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Manual and Automatic Contact Angle Measurements

You have a choice of all-manual, all-automatic, and mixed manual-automatic measurements. The most common mixed mode measurement is to manually set the baseline (the liquid-solid interfacial line) and then have the software automatically find the drop profile.

All measurements have options that are controlled from the Contact Angle tab. These must be set before any manual points are set or the measurement made. See further description at the end of this article.

If a measurement is unsuccessful and you change modes, the safe thing is to use the Clear tool to remove any residual data from the previous attempt before you start the new attempt.


Simply click the Contact Angle tool button and the measurement will be made if the drop is clear enough. If the measurement is successful, new Results are displayed. If the measurement is not successful, consider a mixed manual-automatic mode.

Mixed Manual-Automatic

The most useful mode is to manually set the baseline and then use the automatic drop profile:

  • Make sure you are in the correct mode to receive manual mouse clicks. In 2.0, click the Setup Pts tool button on the Movie form. In 1.96, click the Man Contact Angle tool button.

  • Right mouse clicks define end points of the baseline. This line will be drawn in light blue.

  • Click the Contact Angle (Auto button in 1.96) tool button to complete the measurement. If the measurement is successful, new Results are displayed. If the automatic portion can not find the profile, no new Results are displayed and no new graphics drawn. If the drop profile looks clear, check your setup options on the Contact Angle tab carefully. For example, you may have the Upside Down Drop box checked, or something else that precludes a successful measurement.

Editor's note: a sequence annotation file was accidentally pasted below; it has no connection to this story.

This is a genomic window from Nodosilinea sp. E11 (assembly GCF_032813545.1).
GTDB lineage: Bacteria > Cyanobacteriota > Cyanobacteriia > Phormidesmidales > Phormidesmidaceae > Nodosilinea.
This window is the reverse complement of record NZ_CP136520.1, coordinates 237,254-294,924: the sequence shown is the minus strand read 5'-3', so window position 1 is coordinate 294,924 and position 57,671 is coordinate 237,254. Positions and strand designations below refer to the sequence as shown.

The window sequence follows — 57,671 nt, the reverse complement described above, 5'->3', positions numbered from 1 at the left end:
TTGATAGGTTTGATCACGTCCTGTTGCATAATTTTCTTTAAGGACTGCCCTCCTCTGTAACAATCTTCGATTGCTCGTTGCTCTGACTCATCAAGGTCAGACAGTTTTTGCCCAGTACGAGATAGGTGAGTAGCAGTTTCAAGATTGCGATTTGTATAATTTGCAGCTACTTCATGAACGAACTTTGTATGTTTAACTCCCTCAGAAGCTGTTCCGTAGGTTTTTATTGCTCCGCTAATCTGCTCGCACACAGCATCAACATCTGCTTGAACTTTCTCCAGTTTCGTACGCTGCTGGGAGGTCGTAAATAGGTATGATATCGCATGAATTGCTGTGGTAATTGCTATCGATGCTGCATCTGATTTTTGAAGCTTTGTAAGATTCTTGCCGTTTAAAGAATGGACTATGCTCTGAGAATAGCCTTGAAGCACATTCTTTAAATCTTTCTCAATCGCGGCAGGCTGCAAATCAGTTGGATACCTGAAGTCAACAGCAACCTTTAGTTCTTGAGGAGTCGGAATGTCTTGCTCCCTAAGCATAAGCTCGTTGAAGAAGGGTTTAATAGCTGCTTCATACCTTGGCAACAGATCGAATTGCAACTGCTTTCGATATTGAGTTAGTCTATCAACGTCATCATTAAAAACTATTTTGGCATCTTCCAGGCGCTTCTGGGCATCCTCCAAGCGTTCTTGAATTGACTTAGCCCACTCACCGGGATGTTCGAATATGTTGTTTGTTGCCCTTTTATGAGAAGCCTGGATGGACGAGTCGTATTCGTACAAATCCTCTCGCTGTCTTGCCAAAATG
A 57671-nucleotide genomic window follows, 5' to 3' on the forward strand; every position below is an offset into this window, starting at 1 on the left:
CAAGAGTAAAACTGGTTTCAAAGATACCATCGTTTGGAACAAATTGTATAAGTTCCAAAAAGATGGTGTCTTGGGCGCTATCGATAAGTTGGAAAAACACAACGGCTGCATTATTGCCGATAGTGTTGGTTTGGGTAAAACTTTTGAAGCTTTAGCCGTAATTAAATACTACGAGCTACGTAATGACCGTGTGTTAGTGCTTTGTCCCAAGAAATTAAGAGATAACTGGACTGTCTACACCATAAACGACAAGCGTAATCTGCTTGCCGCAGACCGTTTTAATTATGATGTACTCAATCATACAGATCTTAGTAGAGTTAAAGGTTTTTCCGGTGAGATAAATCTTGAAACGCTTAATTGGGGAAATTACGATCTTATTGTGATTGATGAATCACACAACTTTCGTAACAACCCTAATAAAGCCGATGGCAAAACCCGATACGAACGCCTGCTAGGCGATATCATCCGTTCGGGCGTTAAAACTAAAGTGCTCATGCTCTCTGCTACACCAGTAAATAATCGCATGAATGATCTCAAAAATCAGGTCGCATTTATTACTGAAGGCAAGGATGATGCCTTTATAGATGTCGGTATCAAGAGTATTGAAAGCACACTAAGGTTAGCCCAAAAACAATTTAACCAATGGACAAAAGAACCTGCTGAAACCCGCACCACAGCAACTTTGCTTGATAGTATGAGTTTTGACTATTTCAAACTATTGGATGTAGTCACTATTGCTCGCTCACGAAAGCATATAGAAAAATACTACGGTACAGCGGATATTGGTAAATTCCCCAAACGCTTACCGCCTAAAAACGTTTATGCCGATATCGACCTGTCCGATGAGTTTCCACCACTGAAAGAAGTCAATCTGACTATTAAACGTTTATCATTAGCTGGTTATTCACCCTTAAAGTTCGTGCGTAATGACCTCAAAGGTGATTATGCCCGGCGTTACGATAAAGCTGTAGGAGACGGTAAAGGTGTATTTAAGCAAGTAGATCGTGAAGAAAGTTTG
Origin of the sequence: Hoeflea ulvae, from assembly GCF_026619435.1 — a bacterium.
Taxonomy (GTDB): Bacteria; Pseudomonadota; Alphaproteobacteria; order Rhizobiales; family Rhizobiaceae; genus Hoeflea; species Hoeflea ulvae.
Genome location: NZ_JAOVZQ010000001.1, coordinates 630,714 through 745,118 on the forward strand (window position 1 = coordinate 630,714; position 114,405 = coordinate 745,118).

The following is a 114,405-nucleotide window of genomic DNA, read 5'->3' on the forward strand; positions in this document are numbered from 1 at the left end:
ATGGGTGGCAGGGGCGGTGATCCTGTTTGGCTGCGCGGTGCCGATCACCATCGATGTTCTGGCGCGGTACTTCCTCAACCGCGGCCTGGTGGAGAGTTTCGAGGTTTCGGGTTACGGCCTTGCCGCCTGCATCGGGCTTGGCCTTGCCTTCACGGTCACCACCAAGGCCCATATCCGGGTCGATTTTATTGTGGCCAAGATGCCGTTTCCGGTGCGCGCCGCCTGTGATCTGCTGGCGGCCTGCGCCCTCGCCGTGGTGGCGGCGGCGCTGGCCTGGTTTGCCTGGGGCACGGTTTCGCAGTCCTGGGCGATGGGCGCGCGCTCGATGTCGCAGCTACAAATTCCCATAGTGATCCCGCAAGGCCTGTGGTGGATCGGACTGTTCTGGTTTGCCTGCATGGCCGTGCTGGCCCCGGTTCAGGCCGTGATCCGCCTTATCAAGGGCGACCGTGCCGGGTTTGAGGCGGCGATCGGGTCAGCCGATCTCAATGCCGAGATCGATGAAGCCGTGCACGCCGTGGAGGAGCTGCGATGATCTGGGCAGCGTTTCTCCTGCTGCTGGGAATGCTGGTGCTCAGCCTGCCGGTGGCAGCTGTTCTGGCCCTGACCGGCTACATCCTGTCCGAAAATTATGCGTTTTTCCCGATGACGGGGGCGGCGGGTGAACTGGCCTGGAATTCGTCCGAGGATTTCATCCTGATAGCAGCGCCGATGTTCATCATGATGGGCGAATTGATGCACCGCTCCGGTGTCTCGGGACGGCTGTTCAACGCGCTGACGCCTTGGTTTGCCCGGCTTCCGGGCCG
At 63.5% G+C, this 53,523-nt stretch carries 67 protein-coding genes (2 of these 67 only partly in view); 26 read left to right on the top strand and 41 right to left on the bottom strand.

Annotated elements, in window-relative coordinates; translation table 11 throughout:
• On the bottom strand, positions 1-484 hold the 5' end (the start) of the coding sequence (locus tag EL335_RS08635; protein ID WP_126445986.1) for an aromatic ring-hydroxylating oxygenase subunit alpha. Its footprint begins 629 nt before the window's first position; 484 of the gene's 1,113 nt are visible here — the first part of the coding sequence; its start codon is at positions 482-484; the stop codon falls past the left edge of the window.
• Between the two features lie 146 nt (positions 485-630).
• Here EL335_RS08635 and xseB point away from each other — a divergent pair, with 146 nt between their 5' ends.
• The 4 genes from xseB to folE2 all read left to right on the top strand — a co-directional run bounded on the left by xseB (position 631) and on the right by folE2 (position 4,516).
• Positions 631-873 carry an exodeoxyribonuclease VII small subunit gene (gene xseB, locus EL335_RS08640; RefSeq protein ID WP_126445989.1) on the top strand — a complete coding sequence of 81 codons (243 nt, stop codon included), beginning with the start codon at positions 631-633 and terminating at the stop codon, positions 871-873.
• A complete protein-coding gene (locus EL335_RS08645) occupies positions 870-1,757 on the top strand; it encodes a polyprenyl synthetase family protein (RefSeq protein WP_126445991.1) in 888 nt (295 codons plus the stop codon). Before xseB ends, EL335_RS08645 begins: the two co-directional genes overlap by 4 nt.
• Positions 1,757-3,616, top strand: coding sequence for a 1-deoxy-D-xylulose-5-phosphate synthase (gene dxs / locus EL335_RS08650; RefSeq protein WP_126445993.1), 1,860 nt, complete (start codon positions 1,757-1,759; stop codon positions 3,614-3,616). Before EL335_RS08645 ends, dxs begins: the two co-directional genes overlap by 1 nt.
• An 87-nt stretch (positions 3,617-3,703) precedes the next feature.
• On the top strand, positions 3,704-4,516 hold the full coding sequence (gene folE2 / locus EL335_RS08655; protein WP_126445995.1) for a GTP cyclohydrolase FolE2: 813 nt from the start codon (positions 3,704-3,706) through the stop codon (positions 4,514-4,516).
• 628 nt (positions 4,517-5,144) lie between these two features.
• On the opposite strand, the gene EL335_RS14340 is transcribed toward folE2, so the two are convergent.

Check your Contact Angle setup options first, because if these must be changed you will have to re-enter all points.

  • Set the baseline with right mouse clicks first. This will draw a blue line. The software uses the last two points clicked.

  • Set the drop profile points next. These draw yellow lines to show the points clicked. Spread the points out as much as possible.

  • When you have the right number of points set, click the Contact Angle tool to calculate the actual angle. The graphics will be re-drawn to show where the net baseline and profile fall. New Results will be displayed. On some systems, once you have entered the necessary number of points, the angle is automatically calculated. If the measurement is not calculated after the last mouse click, you must click the Contact Angle tool yourself; this is the usual mode.

For a further discussion of manual contact angles, see the paper Manual Contact Angles.


Not all systems have all options available, so the following is a general discussion. These are set on the Contact Angle tab. When live measurements are available, they use the last choices you made on a Movie's Contact Angle tab.

  • Choose the type of contact angle measurement: sessile drop (the usual choice), capilliary rise, or protractor modes.

  • Choose spherical or non-spherical fitting to the drop profile. The number of user points varies with the choice. Three points are required for spherical fits. Non-spherical fits require separate points on the left and right sides. Non-spherical fits generally accept three to five points. If you do not enter enough points, you receive an error message.

  • Choose a straight or curved baseline. Straight baselines are the default and should be used unless you know the curvature of the specimen is causing real errors.

  • Choose the orientation of the drop, normal or upside down. This is important when air bubbles are imaged.

  • Decide if the reported angle needs to be complemented (subtracted from 180 degrees). This occurs in inverted measurements. The true contact angle is always measured through the liquid phase. For most measurements, you will not complement the result.